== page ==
posted at: 08:07 by Eric Nehrlich | path: /links | permanent link to this entry | Comment on livejournal

Intellectual hair salon
My friend Wilfred and I were chatting via IM, and he was lamenting the lack of intellectual discourse in his life. I replied that we needed to start a salon, then added "intellectual, not hair". But the more I thought about it, the more the idea of an intellectual hair salon amused me. "Today's topic: Postmodern highlights" "Wait, I asked for blonde highlights - how come I ended up with pink?" "Well, we've recontextualized the meaning of pink in this salon such that it's the new blonde. The dialectic you thought you were engaged in is of the past." "Um, what?"

Totally silly. Woo!

posted at: 08:03 by Eric Nehrlich | path: /journal | permanent link to this entry | Comment on livejournal

Monkeys at Many-to-Many
I was catching up on the articles at Many-to-Many recently, and saw this entertaining one about "the monkey-mind, that primal and social part of our brains that evolved long before the human species emerged." I particularly like this rant about the Monkeysphere, where a guy uses the idea of Dunbar's number (Dunbar postulated that our brains are limited to being able to track only about 150 other stable social relationships at a time) to suggest that anybody outside our 150 people network, which he dubs the Monkeysphere, is treated by our brains as nobody worth considering, thus explaining our indifference to them in our actions. It's a bit of a rant, but it's got some interesting ideas. In particular, something along these lines is why I don't believe that anarchy can work at a large scale, despite my idealistic hopes that people would be responsible and take care of themselves and not screw each other over. At least until we all grow up and can see the value in everybody. Easier said than done.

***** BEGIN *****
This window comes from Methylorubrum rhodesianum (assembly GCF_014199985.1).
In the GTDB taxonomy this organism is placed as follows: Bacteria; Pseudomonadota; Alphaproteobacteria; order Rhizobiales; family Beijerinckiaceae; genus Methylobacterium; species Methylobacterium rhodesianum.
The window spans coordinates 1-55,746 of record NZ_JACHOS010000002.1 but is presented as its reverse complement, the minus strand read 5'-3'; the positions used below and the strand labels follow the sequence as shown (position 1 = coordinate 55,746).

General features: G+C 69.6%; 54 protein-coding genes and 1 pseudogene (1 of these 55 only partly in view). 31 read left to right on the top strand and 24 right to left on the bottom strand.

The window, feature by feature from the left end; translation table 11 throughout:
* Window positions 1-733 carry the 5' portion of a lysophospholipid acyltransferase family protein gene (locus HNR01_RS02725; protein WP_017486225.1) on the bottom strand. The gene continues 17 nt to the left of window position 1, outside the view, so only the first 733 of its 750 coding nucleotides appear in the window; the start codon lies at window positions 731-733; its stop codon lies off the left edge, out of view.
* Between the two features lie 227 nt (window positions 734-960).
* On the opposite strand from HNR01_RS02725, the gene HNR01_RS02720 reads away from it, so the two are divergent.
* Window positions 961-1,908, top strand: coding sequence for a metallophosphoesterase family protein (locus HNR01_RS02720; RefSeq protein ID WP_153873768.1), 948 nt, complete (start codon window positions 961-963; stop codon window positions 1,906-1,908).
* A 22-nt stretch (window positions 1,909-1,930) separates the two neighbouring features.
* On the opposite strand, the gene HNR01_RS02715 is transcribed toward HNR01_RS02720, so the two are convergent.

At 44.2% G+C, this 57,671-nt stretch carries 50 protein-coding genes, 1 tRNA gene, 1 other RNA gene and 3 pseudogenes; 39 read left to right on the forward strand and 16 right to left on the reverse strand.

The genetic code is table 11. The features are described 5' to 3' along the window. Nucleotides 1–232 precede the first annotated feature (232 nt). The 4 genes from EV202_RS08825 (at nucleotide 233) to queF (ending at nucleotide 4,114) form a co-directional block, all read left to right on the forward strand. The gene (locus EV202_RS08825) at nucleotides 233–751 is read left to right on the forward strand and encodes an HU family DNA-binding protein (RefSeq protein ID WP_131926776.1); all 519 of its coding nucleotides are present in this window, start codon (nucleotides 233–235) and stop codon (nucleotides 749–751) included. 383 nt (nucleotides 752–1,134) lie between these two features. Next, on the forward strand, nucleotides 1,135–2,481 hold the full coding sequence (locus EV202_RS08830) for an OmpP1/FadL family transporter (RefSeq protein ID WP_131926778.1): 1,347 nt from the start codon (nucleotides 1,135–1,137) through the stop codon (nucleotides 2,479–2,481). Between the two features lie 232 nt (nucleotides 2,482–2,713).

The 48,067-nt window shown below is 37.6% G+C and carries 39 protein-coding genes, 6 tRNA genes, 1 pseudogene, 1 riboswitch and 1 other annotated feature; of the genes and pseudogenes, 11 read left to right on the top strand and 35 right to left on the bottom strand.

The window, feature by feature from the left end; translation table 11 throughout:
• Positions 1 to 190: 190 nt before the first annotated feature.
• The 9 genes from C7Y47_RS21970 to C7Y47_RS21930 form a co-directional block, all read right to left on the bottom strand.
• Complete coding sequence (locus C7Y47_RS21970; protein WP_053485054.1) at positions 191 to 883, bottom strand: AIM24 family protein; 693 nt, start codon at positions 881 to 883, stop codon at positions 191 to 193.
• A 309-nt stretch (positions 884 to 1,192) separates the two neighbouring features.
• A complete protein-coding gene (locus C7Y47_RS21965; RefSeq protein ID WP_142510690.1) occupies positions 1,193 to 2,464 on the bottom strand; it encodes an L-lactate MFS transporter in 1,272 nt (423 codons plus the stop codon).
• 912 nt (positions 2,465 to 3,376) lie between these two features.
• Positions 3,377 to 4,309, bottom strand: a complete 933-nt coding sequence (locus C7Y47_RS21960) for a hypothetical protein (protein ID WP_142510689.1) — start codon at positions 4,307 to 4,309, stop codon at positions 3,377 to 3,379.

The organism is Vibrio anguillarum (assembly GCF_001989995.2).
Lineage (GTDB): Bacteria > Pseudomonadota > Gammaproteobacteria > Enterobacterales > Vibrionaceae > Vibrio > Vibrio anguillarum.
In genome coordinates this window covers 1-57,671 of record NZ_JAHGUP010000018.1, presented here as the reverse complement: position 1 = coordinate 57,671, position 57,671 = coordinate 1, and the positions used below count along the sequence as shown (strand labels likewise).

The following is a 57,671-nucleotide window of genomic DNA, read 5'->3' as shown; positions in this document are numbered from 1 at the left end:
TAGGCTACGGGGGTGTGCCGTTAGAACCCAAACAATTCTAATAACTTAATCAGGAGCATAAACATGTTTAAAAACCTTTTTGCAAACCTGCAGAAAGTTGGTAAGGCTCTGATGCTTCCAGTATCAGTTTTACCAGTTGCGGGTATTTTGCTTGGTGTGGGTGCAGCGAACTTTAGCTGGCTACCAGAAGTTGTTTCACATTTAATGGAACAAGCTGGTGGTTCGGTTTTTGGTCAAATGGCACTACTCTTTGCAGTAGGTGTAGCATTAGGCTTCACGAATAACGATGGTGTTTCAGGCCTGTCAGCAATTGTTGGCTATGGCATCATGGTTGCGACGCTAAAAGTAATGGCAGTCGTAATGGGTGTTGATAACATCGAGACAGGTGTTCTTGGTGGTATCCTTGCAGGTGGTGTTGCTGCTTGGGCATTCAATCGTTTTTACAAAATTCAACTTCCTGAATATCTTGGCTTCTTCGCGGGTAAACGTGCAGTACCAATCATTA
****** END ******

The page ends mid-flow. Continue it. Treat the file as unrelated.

posted at: 07:59 by Eric Nehrlich | path: /links | permanent link to this entry | Comment on livejournal

Social networks and rejection
I wanted to follow up on my recent post with more thoughts about social networks. I was thinking about the networks I'm part of, and how they interact, and realized that a component that is often missing from social software is the requirement for rejection. Nobody ever turns down a friend request in Orkut. But it's more than that. In real life, you can't just join a group by saying "I'm part of this group." It doesn't work that way, and we all know it. The group has to accept you, and start to include you, and think of you as a member of the group. Otherwise, you become that person that we have all met, the one yapping "Hey, guys, what are we doing?" as everybody else plots ways to ditch you. Sometimes it happens more subtly (folks "forget" to call you when they get together), sometimes it happens more explicitly (fraternities flushing pledges), but it's part of life as a social animal.